Intelligent Design

George Bernard Shaw to Henry James about Darwinism

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“In the name of human vitality WHERE is the charm in that useless, dispiriting, discouraging fatalism which broke out so horribly in the eighteen-sixties at the word of Darwin, and persuaded people in spite of their own teeth and claws that Man is the will-less slave and victim of his environment? What is the use of writing plays?—what is the use of anything?—if there is not a Will that finally molds chaos itself into a race of gods with heaven for an environment, and if that Will is not incarnated in man.…”

4 Replies to “George Bernard Shaw to Henry James about Darwinism

  1. 1
    Kibitz says:

    Yeah, yeah. Typical existential dilemma. It sure made Shaw cranky.

    For deeper reflections on the Will of man, try Schopenhauer or Nietzsche.

  2. 2
    Kural says:

    There’s lots more Shaw said. Interested?

  3. 3
    Kibitz says:

    EDIT: Actually, Nietzsche had some interesting views on Darwinism that IDers might find interesting. In fact, there is a whole section of Will to Power entitled “Anti-Darwin”. He rejects Darwinism on philisophical, rather than scientific grounds, because he believed it was too Christian. Yes. Nietzsche, being the ultimate anti-Christ, believed that Darwinian evolutionary ethics were too Christian.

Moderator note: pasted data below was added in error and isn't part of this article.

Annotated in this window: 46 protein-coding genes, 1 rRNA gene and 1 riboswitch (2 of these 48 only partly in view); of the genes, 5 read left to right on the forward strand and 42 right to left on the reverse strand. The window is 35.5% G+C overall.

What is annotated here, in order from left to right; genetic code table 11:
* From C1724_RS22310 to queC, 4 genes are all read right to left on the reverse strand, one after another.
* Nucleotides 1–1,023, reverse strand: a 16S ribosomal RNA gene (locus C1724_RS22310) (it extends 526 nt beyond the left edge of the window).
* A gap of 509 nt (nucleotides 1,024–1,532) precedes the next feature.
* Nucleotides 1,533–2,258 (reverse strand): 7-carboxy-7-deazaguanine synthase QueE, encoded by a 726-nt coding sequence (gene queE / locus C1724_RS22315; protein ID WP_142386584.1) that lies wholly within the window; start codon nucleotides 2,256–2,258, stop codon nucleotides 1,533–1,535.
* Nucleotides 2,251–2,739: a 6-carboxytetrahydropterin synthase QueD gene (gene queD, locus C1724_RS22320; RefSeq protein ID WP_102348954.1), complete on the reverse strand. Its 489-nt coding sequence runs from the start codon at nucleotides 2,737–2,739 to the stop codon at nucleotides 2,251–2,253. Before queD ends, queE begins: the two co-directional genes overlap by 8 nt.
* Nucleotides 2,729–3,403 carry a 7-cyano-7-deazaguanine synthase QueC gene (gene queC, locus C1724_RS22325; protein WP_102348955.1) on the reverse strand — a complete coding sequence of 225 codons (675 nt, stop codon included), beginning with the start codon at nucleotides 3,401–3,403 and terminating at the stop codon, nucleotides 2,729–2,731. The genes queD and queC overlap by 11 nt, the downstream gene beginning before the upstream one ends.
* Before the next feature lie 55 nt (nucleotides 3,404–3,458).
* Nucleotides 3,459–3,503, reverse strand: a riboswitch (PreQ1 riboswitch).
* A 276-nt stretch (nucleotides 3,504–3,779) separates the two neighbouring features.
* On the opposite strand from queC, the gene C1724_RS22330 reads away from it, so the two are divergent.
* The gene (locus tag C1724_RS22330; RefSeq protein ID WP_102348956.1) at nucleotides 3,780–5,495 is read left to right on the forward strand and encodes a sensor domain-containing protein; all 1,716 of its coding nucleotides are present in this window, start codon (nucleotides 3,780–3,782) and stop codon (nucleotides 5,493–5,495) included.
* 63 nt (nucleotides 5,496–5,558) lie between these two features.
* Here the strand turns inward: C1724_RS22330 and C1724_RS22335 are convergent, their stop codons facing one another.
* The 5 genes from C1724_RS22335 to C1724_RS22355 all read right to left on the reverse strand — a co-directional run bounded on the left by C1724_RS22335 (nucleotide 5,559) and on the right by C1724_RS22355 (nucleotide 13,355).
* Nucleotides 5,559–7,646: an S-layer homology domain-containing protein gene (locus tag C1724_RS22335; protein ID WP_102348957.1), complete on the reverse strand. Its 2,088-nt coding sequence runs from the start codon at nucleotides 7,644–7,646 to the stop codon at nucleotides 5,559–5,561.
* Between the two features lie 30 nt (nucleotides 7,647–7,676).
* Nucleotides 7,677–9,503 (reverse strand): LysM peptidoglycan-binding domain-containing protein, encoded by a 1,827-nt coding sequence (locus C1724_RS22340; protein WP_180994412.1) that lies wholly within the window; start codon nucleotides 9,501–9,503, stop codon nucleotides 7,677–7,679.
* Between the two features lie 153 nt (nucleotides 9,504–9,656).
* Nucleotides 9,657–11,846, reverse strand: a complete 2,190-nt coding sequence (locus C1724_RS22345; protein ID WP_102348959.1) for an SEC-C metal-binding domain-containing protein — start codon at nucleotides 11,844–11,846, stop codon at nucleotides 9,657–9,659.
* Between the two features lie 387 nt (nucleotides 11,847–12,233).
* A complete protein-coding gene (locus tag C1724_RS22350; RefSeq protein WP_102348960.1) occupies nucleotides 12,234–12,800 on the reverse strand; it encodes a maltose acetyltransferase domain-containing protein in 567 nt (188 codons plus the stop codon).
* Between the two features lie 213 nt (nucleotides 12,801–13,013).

To explain: First off, Nietzsche believed that the essence of life itself was was the “will to power”, whereby organisms try to appropriate, injur, overpower, supress and impose themselves on eachother. Therefore, he was critical of Darwin (and, in fact, all other writers) who emphasized “social instincts” (e.g., “sympathy” or “parental affection”) as the origin of moral behavior. Darwin, and many other writers often argued that altruism existed in nature–that altruism was built in to the natural world as a major biological phenomenon. This conflicted with Nietzsche’s decidedly egoistic view of life.

    Nietzsche didn’t agree that natural selection could explain the evolution of life, because he only understood it as a force that adapts a species to its environment and conserves it. In his mind, the natural world would never work to conserve a species. (He wasn’t actually aware of Darwin’s emphasis on individual competition, which made his argument scientifically moot.) Anyway, Nietzsche instead believed that the concept of natural selection was unconsciously invented by naturalists who tended to project their idealistic moral convictions onto nature. Darwin, because he thought that altruism was based in nature, and was therefore the foundation of human morality, adhered to the Christian ideal of a “uniform,” “egalitarian,” “gregarious” human species. “Selection of species” was merely a generalization of that ideal and its symbolic projection in the field of natural history. Thus, as strange as it may seem, Nietzsche criticized the Darwinian view of nature for being “plebeian” and “Christian”.

    That was kind of rough. It’s hard to explain Nietzsche. He went crazy in Italy and lived out his later years as an invalid.

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    Gandalf says:

    “It’s hard to explain Nietzsche.” ? You did a pretty good job, in just the next three words.

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